Now I promise, we’ll get to the incarnation, before the end of the season. After all, we couldn’t have the second coming if we didn’t have the first. But the coming of the first time changed the world one by one, as hearts are changed in salvation occurs. When Christ comes again, the world itself, the whole world, will be changed.

As it says in Isaiah, as the nations come to Jerusalem, or come to God, basically to hear the law, to worship the King, as they come to put themselves at His service, as they beat their swords into plowshares, and peace arrives on earth.

You know, any time they do one of these surveys or polls about Christmas, and what people want for Christmas, if it’s not some child saying “I want …” some toy or other, it’s almost always somebody saying “peace on earth and good will to men.”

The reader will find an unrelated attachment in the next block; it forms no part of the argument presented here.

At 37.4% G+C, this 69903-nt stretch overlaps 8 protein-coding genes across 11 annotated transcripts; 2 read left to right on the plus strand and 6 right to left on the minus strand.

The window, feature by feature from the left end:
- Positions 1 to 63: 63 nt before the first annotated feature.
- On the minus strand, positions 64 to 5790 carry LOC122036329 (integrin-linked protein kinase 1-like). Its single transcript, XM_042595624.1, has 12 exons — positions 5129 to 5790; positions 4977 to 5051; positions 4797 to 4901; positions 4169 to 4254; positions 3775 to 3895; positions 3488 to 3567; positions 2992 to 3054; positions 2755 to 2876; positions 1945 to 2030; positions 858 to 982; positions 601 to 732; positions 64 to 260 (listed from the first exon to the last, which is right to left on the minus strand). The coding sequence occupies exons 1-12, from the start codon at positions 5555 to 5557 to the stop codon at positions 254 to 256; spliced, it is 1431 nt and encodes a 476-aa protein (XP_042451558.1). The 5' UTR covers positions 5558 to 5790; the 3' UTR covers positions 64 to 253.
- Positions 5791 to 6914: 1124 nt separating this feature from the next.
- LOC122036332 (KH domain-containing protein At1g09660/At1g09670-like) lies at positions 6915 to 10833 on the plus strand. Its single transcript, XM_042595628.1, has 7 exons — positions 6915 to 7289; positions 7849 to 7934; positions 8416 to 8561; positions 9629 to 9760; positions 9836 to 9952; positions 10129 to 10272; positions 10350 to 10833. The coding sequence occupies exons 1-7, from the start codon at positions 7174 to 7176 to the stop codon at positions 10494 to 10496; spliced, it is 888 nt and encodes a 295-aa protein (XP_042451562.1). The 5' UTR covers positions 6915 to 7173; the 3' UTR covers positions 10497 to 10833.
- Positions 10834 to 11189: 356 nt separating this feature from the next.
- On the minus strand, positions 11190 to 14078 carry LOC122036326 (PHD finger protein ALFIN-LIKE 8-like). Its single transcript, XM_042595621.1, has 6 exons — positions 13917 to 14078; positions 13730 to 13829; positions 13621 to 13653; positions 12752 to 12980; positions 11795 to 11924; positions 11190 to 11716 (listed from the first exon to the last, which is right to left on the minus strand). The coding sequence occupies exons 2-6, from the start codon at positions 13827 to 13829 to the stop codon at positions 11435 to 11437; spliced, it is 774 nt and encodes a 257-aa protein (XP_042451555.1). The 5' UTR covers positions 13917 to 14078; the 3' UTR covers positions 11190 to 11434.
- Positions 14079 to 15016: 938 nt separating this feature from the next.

That is what Christ will bring. He will bring peace on earth. He will bring good will between men and women of all nations, of all statuses, of all races – it doesn’t matter. And we will all be one in Christ. What we hope to experience as a foretaste here in the church will become worldwide. “Come, Lord Jesus.”

The challenge for us today is that we’re still “between.” We are tweens in that we are not there yet. We’ve had the first coming and we’ve had the death on the cross and the resurrection that brought us salvation. We await with eagerness the second coming. And it brings us hope, which is what the candle was that was lit today. A hope that can never fail. A hope that will ultimately bring joy and peace, as we experience God’s love.

May we never let go of that hope. And may we always look forward to the coming of our King, staying alert and watching, while we’re between.

In the name of the Father, the Son, and the Holy Ghost. Amen.